Charlotte battled with the likes of Xavier and Dayton, Richmond and George Washington, Rhode Island and Massachusetts, Fordham and St. Bonaventure, Temple and La Salle, Saint Joseph’s and Saint Louis and ultimately VCU and Butler.

On June 30, the 49ers eight-year membership in the Atlantic 10 Conference ends. For Charlotte, it was an era marked by excellence.

NUMBERS OVER LAST 8 YEARS (in the 16 sports Charlotte participates):
A-10 Championships: 
1.)    Charlotte                     50
2.)    Dayton                         32
3.)    Saint Louis/Xavier    20
(Charlotte won those 50 titles in 11 sports; Dayton was 2nd with 8 sports winning titles)
A-10 Players of the Year:
1.)    Charlotte                     45
2.)    Dayton                         28
3.)    Rhode Island              22
(Charlotte won those 45 awards in 13 sports; Temple was 2nd with 16 awards in 10 sports)
A-10 Sport Student-Athletes of the Year: (awarded for six years from 2005-06 to 2010-11):
1.)    Charlotte                                                     29
2.)    Dayton                                                         10
3.)    George Washington/Saint Louis        8
(Charlotte won those 29 awards in 11 sports; Dayton; GW and SLU won awards in 6 sports each)
A-10 Male and Female Scholar-Athletes of the Year: (awarded for six years from 2005-06 to 2010-11)
(re-instituted for 2012-13 – award winners to be announced)
1.)    Charlotte                     7
2.)    Saint Louis                   2
3.)    Xavier; Saint Bonaventure; Massachusetts   1

(Charlotte won its 7 awards in 5 sports; SLU won its awards in 2 sports)

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Tom Whitestone is associate athletic director for media relations

Tuesday, June 11, 2013

Charlotte 49ers Benefit from Richardson Tradition

By Paul Nowell

Tradition. Legacy. Heritage.
Big words that are not just abstract concepts for UNC Charlotte’s football program.
On Tuesday, the program got a huge infusion of financial support from Jerry Richardson – a self-made man who started out as a student-athlete at a small Southern college and went on to catch a touchdown pass from Johnny Unitas in the 1959  NFL Championship game. After a brief but successful NFL career, he became a prosperous businessman, and subsequently the majority owner  of the Carolina Panthers.
At a festive news conference, the Panthers owner donated $10 million to the Charlotte 49ers for their football stadium, which will be called Jerry Richardson Stadium.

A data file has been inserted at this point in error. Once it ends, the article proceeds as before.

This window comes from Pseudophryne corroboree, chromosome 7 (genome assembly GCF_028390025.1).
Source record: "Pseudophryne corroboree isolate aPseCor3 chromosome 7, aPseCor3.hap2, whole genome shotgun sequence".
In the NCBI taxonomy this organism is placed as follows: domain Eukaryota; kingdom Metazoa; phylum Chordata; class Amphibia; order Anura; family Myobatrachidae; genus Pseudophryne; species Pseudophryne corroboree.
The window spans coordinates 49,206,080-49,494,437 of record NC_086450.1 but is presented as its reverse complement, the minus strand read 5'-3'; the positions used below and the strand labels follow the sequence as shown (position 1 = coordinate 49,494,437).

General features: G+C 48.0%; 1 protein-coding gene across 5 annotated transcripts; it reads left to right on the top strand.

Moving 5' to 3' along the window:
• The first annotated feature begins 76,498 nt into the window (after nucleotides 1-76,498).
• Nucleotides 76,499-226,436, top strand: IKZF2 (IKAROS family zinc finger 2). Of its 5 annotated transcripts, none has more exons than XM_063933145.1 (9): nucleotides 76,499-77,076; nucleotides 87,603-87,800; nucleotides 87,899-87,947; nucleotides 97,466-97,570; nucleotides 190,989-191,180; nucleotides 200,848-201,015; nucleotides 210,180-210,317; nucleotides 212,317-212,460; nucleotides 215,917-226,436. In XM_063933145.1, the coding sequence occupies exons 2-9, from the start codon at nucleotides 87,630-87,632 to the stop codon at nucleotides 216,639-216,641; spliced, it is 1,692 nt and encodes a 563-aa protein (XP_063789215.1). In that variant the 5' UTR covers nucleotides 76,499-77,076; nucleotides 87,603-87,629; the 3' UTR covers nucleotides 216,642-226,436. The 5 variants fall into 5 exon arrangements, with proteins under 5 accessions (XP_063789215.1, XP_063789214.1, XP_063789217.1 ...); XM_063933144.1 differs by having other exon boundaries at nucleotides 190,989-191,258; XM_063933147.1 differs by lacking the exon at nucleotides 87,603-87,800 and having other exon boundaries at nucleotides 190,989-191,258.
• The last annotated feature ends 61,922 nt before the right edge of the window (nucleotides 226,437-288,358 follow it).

To some of the younger people in the crowd, it might come as a surprise to learn Richardson had to overcome some rather large odds when he brought the NFL to Charlotte in the early 1990s.  After years of hard work by Richardson and his staff,  the long shot Panthers were one of two expansion teams accepted into the league in 1995, along with the Jacksonville Jaguars. The Panthers finished the season with a 7–9 record, the best from a first-year expansion team in league history.
In 1996, they posted a 12-4 regular season record  and won the NFC West. The upstart Panthers beat the Dallas Cowboys in the divisional round before losing the NFC Champion Game to the  Green Bay Packers, who went on to win the Super Bowl. It started a tradition of winning for the Panthers that lasted for many years and brought them to the Super Bowl in 2003.
Richardson is the kind of person who does not forget his roots, and he made it clear at the podium on Tuesday he wanted to make the donation so others like him also can have the opportunity to succeed. Along with his $10 million gift to name the stadium in perpetuity,  he and his wife Rosalind endowed a football scholarship in honor of their son Jon.
“Jerry Richardson staked his claim to UNC Charlotte 10 million times,” said UNC Charlotte Chancellor Philip L. Dubois. “He knows that football can bring the students and the city of Charlotte together, and he understands how athletics can advance the connections between a university and its community. As an institution, UNC Charlotte is on the rise, and this gift will give us escape velocity to take our place among other great universities. Jerry recognizes what UNC Charlotte can do for the city, and what a city can do for its University.”
Richardson said, “The role UNC Charlotte plays in our community cannot be underestimated, and its profile will only continue to grow. The addition of football is another step in that growth, and it is important that our community supports the school and its programs. The potential of both the University and its athletic department is unlimited, and I am pleased to be able to participate in their development. My personal experiences from football have been very beneficial, and this is a way to support both the future of the game and the University. We’re excited to be part of your program. We’re team players, and we hope to have many years together.”
The Charlotte 49ers completed construction on the stadium in October 2012. The football team began practice in the 15,300-seat stadium at that time. It is located across from Grigg and Duke Centennial halls, near the campus entrance off Highway 29.
For her part, Charlotte 49ers Athletics Director Judy Rose said Richardson did not have to make the gift to enhance his standing in the community.
“Jerry Richardson, by no means, needed to make this donation. His legacy in this community and around the country is firmly established,” she said. “Jerry Richardson wanted to be among the first to stand up and state, ‘This program is important to me.’ As a former college athlete, he wanted to make this donation because of all that college athletics has done for him. As an owner of our region’s NFL franchise, he wanted to make this donation to support the region’s largest university.”
In fact, it was Richardson’s idea to make the donation.
 “Nobody asked us to do this,”  he said. “Charlotte is our home (and) I think athletics plays a key role in any university or college experience.
“In fact, I don’t do well when people ask me for money. I’d rather give it because I want to give it.”
Paul Nowell works in University Communications.